I arrive back at jail, again.
My new “friends” don’t believe that I didn’t get released until I show them the paperwork.
Two of them stun me by offering to bail me out. Both try hard, but things fall through for various reasons.
I have a video call with a close, dear friend, Jeremy Bosco. He flies out to Arizona just to help my family however he can. On the call, I’m in a panic frenzy. I’m not the same person he’s known so well. No matter how hard I try and be normal, I simply can’t. I can only plead for someone to get me out of this place.
He and his family generously, no, incredibly generously, save Amy and the kids financially for the moment.
It’s a regular afternoon and I’m lying on my bunk, starving, as usual. Nubs is lying on his bunk next to mine. He’s starving as well. We’re talking about ways we can get some more food.
Without much forethought, I say, “Hey Nubs, Do you believe in God?” He replies, “Yes.” I then asked, “Do you believe in Jesus Christ?” He answers, and I quote, “F___ yes.”
I then ask, “Do you want to see something cool then?”
After he says yes I tell him we’re going to have a prayer, and I’m going to say it. He’s obviously caught off guard, but hesitantly agrees. I tell him he’s going to have to kneel down with me for this one.
“You’re joking, right,” he replies.
Nope, we’re both going to kneel down right here on the ground.
He VERY slowly gets up.
I’m already kneeling and watching him. He is so uncomfortable and distressed. His face looks like he’s kneeling down to be executed, not just have a simple prayer. But, he does it.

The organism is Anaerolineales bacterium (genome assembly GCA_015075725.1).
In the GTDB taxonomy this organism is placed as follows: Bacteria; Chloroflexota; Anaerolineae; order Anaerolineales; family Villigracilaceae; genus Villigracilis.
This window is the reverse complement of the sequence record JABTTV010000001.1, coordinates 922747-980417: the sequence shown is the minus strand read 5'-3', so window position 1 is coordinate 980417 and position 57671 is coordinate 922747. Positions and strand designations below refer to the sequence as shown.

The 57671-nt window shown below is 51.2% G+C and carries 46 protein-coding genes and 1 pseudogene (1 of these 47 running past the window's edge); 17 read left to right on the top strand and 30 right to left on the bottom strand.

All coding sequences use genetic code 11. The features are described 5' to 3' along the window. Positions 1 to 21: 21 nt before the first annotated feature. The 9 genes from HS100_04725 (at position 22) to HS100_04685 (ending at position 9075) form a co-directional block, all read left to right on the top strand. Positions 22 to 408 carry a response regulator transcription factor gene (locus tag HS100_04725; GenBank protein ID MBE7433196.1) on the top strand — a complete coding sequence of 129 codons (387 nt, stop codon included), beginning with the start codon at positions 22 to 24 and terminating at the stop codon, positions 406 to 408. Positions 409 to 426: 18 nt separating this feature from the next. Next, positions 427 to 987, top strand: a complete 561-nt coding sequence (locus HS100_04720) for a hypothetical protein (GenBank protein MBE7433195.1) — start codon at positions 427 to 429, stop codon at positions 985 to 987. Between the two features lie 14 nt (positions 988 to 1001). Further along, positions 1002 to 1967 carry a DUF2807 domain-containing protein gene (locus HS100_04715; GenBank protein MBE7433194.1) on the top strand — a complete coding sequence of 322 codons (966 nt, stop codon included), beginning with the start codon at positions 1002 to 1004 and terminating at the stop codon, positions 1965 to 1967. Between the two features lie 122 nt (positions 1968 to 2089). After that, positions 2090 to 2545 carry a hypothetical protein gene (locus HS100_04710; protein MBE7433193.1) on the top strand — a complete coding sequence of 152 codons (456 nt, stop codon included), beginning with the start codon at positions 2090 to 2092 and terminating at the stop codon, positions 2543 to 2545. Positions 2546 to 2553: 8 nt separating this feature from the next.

I tell God how hungry we are and have been for weeks. I ask Him to either bless us somehow with enough food so our stomachs are full or cause our stomachs to feel full and take the hunger pains away. It is short and sweet.
I then tell Nubs to not think another thing about it and just watch what happens. I have no idea what will happen, but somehow I have faith something will.
Two hours later, we’re served our evening chow. For no apparent reason, one person after another walks over to our cell and asks Nubs and me if we want the rest of their food. When all is said and done, we have 9 extra trays of food. That never happened before and never happens again.
The food is still disgusting, but we eat until we are absolutely stuffed. We even have lots of food left over that we share with others.
The next morning, Nubs is asked by one of the guards to help out doing some cleaning of the pods. He comes back loaded with loaves of bread, apples, oranges, soy peanut butter, and ginger cookies. He has so much he can’t carry it all. He dumps it all on his bed. As I stare at all the food, I turn to Nubs and say,
“Nubs, do you remember what we prayed for? Look at what happened last night at dinner, and now this morning look on your bed and tell me what you see?” His lights go on.
I am not joking when I say I never have one hunger pain again in jail. Nubs and I have all the food we need.
Here’s the funny part, at least it is funny to me. The news spreads of this “miracle,” as others call it, amongst the inmates. I start having some of them come up to me the night before their court hearing and ask me to pray that they will be released.
At first, I just laugh. They are dead serious.
They really believe if I pray for them, it could change the judge’s mind. I find their simple faith refreshing. I pray with each one of them, but instead of praying they get released, I pray that in the process of justice, they’ll find mercy.